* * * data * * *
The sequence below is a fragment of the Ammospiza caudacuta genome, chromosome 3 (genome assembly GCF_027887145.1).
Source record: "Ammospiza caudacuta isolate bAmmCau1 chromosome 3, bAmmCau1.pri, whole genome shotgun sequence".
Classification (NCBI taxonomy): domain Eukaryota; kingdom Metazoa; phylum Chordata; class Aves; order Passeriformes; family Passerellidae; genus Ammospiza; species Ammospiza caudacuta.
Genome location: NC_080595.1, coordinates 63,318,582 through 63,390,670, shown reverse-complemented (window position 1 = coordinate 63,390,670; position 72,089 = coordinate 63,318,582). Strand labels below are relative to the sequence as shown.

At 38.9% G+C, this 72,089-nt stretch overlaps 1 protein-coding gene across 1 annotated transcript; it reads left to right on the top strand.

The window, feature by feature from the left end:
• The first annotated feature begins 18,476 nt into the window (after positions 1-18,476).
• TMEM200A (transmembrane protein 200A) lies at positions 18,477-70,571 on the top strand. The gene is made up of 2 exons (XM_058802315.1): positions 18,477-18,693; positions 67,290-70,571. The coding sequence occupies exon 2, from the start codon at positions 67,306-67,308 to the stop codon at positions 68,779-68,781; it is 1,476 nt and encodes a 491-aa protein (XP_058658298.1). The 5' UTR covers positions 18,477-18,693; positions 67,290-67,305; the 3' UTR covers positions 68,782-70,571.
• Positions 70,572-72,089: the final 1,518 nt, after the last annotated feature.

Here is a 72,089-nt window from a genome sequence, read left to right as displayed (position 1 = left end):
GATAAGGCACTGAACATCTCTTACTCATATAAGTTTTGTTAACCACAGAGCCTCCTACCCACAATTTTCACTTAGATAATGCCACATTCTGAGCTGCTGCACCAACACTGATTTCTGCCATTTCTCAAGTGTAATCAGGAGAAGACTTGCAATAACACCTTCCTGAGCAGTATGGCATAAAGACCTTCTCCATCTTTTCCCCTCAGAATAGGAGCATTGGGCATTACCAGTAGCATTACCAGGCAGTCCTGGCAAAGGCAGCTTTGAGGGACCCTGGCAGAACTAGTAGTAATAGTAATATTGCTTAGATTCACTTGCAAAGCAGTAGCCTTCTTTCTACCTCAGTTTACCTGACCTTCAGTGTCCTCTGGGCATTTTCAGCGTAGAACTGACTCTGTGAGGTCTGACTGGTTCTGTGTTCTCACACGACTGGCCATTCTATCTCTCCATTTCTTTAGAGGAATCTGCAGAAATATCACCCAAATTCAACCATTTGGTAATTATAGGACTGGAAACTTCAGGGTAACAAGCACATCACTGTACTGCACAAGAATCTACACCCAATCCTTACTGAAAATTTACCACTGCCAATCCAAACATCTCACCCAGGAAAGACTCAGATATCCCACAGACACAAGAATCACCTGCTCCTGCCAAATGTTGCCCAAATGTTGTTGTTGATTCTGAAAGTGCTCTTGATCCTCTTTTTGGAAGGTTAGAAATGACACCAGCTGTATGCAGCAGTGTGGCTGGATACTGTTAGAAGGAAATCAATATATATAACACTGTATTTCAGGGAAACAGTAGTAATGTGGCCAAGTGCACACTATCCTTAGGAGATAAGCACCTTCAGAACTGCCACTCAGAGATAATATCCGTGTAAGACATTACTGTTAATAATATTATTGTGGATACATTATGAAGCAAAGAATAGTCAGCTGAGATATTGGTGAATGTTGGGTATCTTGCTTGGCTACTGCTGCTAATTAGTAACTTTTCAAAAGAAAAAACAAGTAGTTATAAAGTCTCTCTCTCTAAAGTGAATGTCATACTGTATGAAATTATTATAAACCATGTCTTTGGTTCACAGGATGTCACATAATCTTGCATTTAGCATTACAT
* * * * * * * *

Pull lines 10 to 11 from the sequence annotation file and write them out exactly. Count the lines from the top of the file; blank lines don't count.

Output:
Here is a 72,089-nt window from a genome sequence, read left to right as displayed (position 1 = left end):
GATAAGGCACTGAACATCTCTTACTCATATAAGTTTTGTTAACCACAGAGCCTCCTACCCACAATTTTCACTTAGATAATGCCACATTCTGAGCTGCTGCACCAACACTGATTTCTGCCATTTCTCAAGTGTAATCAGGAGAAGACTTGCAATAACACCTTCCTGAGCAGTATGGCATAAAGACCTTCTCCATCTTTTCCCCTCAGAATAGGAGCATTGGGCATTACCAGTAGCATTACCAGGCAGTCCTGGCAAAGGCAGCTTTGAGGGACCCTGGCAGAACTAGTAGTAATAGTAATATTGCTTAGATTCACTTGCAAAGCAGTAGCCTTCTTTCTACCTCAGTTTACCTGACCTTCAGTGTCCTCTGGGCATTTTCAGCGTAGAACTGACTCTGTGAGGTCTGACTGGTTCTGTGTTCTCACACGACTGGCCATTCTATCTCTCCATTTCTTTAGAGGAATCTGCAGAAATATCACCCAAATTCAACCATTTGGTAATTATAGGACTGGAAACTTCAGGGTAACAAGCACATCACTGTACTGCACAAGAATCTACACCCAATCCTTACTGAAAATTTACCACTGCCAATCCAAACATCTCACCCAGGAAAGACTCAGATATCCCACAGACACAAGAATCACCTGCTCCTGCCAAATGTTGCCCAAATGTTGTTGTTGATTCTGAAAGTGCTCTTGATCCTCTTTTTGGAAGGTTAGAAATGACACCAGCTGTATGCAGCAGTGTGGCTGGATACTGTTAGAAGGAAATCAATATATATAACACTGTATTTCAGGGAAACAGTAGTAATGTGGCCAAGTGCACACTATCCTTAGGAGATAAGCACCTTCAGAACTGCCACTCAGAGATAATATCCGTGTAAGACATTACTGTTAATAATATTATTGTGGATACATTATGAAGCAAAGAATAGTCAGCTGAGATATTGGTGAATGTTGGGTATCTTGCTTGGCTACTGCTGCTAATTAGTAACTTTTCAAAAGAAAAAACAAGTAGTTATAAAGTCTCTCTCTCTAAAGTGAATGTCATACTGTATGAAATTATTATAAACCATGTCTTTGGTTCACAGGATGTCACATAATCTTGCATTTAGCATTACAT